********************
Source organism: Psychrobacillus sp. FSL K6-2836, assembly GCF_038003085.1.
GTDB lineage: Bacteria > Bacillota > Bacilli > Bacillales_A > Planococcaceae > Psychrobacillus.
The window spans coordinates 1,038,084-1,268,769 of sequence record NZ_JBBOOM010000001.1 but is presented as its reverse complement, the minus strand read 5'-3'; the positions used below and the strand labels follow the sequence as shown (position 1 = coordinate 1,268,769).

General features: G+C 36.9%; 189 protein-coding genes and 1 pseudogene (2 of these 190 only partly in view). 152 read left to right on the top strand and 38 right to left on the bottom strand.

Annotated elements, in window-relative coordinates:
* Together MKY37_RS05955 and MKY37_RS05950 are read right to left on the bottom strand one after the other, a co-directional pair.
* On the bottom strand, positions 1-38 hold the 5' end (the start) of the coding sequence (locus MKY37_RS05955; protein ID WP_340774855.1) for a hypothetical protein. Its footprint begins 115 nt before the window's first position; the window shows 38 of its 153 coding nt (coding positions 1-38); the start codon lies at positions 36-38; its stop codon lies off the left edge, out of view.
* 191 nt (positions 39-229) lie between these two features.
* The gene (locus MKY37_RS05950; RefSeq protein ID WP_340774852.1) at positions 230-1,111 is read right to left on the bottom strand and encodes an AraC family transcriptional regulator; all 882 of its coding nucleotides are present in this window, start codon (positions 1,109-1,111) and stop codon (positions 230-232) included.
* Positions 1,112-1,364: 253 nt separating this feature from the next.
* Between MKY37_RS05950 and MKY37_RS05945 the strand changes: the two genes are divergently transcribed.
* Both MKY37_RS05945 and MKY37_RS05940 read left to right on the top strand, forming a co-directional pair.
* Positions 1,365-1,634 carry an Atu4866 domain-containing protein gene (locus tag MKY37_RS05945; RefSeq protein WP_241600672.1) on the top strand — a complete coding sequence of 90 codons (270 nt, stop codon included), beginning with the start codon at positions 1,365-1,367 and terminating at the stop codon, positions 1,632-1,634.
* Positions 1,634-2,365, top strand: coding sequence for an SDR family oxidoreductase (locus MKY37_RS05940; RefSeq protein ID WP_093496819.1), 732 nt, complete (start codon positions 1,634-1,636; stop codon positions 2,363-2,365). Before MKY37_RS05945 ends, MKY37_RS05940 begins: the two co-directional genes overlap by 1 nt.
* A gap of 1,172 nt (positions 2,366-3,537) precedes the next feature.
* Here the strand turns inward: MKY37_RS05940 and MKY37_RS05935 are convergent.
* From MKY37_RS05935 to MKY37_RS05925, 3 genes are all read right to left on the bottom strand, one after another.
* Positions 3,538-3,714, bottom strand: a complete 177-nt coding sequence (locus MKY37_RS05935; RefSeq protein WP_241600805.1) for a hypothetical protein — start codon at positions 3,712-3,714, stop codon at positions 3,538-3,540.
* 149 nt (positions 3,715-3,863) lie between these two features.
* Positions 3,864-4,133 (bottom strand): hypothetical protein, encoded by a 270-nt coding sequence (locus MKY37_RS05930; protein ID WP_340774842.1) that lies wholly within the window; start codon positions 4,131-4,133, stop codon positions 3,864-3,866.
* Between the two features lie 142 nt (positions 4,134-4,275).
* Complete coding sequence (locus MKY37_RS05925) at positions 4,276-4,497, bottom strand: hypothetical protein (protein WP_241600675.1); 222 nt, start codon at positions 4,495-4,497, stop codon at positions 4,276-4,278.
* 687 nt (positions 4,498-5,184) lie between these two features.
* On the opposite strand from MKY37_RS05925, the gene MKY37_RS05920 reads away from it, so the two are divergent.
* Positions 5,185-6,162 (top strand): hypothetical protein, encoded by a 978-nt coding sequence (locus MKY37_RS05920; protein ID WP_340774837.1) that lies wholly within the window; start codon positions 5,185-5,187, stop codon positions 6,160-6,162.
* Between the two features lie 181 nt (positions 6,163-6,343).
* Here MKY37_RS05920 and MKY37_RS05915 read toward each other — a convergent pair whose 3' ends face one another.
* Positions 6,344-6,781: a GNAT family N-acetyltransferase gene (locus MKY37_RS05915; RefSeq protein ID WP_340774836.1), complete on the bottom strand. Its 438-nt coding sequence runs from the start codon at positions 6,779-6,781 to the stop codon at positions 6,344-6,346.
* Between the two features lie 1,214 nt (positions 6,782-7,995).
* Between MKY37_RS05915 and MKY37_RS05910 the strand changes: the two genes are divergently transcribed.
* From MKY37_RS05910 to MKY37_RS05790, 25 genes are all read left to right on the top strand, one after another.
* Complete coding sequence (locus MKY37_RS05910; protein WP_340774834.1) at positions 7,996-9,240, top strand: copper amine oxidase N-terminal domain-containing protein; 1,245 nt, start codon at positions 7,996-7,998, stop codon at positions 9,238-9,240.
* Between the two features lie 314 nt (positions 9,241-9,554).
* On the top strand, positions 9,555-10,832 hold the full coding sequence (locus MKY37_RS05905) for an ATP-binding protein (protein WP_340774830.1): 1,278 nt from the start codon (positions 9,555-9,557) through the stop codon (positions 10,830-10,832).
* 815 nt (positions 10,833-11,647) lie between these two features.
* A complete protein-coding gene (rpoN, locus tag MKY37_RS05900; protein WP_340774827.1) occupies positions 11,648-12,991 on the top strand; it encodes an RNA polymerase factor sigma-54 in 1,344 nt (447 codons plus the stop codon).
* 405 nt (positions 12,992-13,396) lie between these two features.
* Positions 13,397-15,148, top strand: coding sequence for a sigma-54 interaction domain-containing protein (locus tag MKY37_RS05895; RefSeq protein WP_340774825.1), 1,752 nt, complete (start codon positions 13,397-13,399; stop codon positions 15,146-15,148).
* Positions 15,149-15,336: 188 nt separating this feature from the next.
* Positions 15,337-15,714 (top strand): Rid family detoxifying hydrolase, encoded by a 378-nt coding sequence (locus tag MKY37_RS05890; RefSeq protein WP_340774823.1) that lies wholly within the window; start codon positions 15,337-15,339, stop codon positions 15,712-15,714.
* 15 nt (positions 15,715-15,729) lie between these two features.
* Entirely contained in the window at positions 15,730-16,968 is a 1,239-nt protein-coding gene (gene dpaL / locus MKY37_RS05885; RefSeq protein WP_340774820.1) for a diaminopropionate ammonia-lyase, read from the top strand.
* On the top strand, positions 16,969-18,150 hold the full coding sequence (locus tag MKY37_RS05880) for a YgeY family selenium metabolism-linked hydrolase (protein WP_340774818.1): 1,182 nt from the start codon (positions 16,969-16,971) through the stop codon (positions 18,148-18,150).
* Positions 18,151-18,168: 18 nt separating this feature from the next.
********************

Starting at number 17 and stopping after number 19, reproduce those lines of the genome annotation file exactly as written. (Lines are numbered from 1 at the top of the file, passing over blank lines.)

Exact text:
* From MKY37_RS05935 to MKY37_RS05925, 3 genes are all read right to left on the bottom strand, one after another.
* Positions 3,538-3,714, bottom strand: a complete 177-nt coding sequence (locus MKY37_RS05935; RefSeq protein WP_241600805.1) for a hypothetical protein — start codon at positions 3,712-3,714, stop codon at positions 3,538-3,540.
* 149 nt (positions 3,715-3,863) lie between these two features.